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Alternate Lecture on: NT 600 New Testament Survey The Letter to the Romans

Alternate Lecture on: NT 600 New Testament Survey

The Letter to the Romans

by Timothy Kenney, PhD

St. Paul's Letter to the Romans begins the Pauline corpus of the New Testament of the Bible. The letter to the Romans was written by St. Paul from Corinth sometime at the end of the fifties of the first century. It is one of the most formal and detailed expositions of the doctrinal teaching of St. Paul that we have. It is not one of the easier parts of the scripture to understand without careful study.

Saul of Tarsus was a Pharisee who first persecuted Christians, until a bright light struck him from his horse on the road to Damascus (Acts 9:1-9). A voice asked him, "Saul, Saul, why are you persecuting me?" When Saul asked who it was, Jesus identified himself with his Church - "I am Jesus, whom you are persecuting." His Conversion is recorded in the Acts of the Apostles. Saul began to be named Paul on his first missionary journey in Cyprus (Acts 13:9).

St. Paul then became just as passionate spreading Christianity as he was persecuting Christians prior to his conversion. Unlike the Twelve Apostles, he knew only the risen Christ. In contrast to Matthew, who traced the lineage of Jesus through the Old Testament and saw Jesus as the long-awaited Messiah, Paul sees Jesus Christ as the Saviour of all humanity.

In this letter, the apostle writes about the relationship of the Christian faith to the unbelievers, particularly the unbelieving Jews. The apostle upholds the validity and holiness of the Mosaic law while passionately defending the doctrine that salvation comes only in Christ, by faith and by grace. He discourses powerfully about the meaning of union -with Christ through baptism and the gift of the Holy Spirit. He urges great humility on the part of the gentile Christians toward Israel, and calls with great pathos and love for the regrafting of the unbelieving Jews to the genuine community of God which is in Christ Who is Himself from Israel "according to the flesh" (9:5) for the sake of its salvation and that of all the world.

The end of the letter is a long exhortation concerning the proper behavior of Christians, finally closing with a long list of personal greetings from the apostle and his co-workers, including one Tertius, the actual writer of the letter, to many members of the Roman Church, urging, once more, steadfastness of faith.

The letter to the Romans is read in the Church's liturgical lectionary during the first weeks following the feast of Pentecost. Selections from it are also read on various other liturgical occasions, one of which, for example, is the sacramental liturgy of baptism and chrismation. (6:3-11)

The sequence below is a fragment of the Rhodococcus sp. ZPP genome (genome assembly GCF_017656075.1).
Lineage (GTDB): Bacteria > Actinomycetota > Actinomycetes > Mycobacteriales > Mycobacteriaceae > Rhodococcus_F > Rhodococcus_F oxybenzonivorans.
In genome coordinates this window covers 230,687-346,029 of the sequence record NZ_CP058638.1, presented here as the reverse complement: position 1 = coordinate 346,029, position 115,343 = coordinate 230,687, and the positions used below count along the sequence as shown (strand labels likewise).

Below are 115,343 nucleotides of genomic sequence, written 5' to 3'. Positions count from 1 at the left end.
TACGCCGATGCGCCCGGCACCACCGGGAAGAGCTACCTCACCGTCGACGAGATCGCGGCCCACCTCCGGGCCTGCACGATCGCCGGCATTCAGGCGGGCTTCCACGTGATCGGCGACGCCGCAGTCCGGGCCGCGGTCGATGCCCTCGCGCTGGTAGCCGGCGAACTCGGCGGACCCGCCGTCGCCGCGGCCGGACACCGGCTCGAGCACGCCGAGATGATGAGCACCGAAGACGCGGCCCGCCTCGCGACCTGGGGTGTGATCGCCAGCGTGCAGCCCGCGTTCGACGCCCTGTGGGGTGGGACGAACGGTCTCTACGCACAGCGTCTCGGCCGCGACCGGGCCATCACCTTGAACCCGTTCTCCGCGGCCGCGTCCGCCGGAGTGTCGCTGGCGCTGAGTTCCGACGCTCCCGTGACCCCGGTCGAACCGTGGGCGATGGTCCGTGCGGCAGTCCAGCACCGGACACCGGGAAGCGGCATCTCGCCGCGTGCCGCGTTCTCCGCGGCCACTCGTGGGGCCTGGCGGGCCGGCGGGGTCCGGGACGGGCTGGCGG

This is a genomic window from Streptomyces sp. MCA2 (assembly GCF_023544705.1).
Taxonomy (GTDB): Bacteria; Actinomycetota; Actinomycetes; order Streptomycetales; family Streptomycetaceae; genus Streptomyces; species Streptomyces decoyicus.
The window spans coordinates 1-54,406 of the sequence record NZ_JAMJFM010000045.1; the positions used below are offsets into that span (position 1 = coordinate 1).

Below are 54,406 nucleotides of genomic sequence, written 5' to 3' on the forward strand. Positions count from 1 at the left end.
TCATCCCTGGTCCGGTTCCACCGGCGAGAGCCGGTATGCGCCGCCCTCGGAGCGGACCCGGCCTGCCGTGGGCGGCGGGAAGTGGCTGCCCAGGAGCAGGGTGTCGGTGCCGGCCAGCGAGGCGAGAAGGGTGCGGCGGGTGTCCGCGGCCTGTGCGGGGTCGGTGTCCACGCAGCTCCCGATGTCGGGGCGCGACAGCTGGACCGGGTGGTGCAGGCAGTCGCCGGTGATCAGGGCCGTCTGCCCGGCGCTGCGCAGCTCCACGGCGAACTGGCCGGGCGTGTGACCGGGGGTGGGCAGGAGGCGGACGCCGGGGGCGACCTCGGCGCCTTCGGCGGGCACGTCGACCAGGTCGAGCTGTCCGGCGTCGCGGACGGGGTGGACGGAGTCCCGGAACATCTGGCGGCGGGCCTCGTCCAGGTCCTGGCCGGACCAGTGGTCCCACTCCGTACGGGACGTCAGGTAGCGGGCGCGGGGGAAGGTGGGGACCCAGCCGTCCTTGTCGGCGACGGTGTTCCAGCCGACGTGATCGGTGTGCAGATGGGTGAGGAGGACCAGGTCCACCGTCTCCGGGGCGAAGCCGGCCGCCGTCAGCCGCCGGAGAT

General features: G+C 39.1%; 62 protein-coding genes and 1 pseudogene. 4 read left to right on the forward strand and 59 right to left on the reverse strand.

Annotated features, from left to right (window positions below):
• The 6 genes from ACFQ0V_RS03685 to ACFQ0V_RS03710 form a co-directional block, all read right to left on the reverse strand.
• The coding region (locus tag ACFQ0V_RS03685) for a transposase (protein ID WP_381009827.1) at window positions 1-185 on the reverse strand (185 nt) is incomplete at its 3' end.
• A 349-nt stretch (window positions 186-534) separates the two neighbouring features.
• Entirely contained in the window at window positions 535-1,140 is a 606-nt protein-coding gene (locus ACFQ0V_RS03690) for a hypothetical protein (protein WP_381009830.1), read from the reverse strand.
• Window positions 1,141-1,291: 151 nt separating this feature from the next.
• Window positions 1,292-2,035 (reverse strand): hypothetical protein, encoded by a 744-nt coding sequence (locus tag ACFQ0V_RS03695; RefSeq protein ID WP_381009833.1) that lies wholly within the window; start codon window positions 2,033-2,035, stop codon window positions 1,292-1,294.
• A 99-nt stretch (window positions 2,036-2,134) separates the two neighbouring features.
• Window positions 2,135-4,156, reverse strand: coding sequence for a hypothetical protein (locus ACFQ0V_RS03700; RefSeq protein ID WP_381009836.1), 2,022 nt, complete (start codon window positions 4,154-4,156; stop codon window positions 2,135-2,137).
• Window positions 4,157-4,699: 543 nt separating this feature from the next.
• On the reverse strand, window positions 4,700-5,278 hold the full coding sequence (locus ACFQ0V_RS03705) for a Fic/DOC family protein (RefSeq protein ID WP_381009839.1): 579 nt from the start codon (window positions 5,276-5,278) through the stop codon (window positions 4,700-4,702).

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A general outline is provided below:

1:1-1:7 -------------- Salutation
1:8-1:15 -------------- Prayer of Thanksgiving
1:16-1:17 -------------- The Power of the Gospel
1:18-1:32 -------------- The Guilt of Humankind

2:1-2:16 -------------- The Righteous Judgment of God
2:17-2:29 -------------- The Jews and the Law

3:1-3:8 -------------- The Jews and the Law
3:9-3:20 -------------- None Is Righteous
3:21-3:31 -------------- Righteousness through Faith

4:1-4:12 -------------- The Example of Abraham
4:13-4:25 -------------- God's Promise Realized through Faith

5:1-5:11 -------------- Results of Justification
5:12-5:21 -------------- Adam and Christ

6:1-6:14 -------------- Dying and Rising with Christ
6:15-6:23 -------------- Slaves of Righteousness

7:1-7:6 -------------- An analogy from Marriage
7:7-7:13 -------------- The Law and Sin
7:14-7:25 -------------- The Inner Conflict

8:1-8:17 -------------- Life in the Spirit
8:18-8:30 -------------- Future Glory
8:31-8:39 -------------- God's Love in Christ Jesus

9:1-9:18 -------------- God's Election of Israel
9:19-9:29 -------------- God's Wrath and Mercy
9:30-9:33 -------------- Israel's Unbelief

10:1-10:4 -------------- Israel's Unbelief
10:5-10:21 -------------- Salvation Is for All

11:1-11:10 -------------- Israel's Rejection Is Not Final
11:11-11:24 -------------- The Salvation of the Gentiles
11:25-11:36 -------------- All Israel Will Be Saved

12:1-12:8 -------------- The New Life in Christ
12:9-12:21 -------------- Marks of the True Christian

13:1-13:7 -------------- Being Subject to Authorities
13:8-13:10 -------------- Love for One Another
13:11-13:14 -------------- An Urgent Appeal

14:1-14:12 -------------- Do Not Judge Another
14:13-14:23 -------------- Do Not Make Another Stumble

15:1-15:6 -------------- Please Others, Not Yourselves
15:7-15:13 -------------- The Gospel for Jews and Gentiles Alike
15:14-15:21 -------------- Paul's Reason for Writing So Boldly
15:22-15:33 -------------- Paul's Plan to Visit Rome

16:1-16:16 -------------- Personal Greetings
16:17-16:24 -------------- Final Instructions
16:25-16:27 -------------- Final Doxology

St. Paul's Feast Day is commemorated on June 29th in the Orthodox Church.

We now turn our attention to St. Paul's two letters to the Corinthians in our next article.

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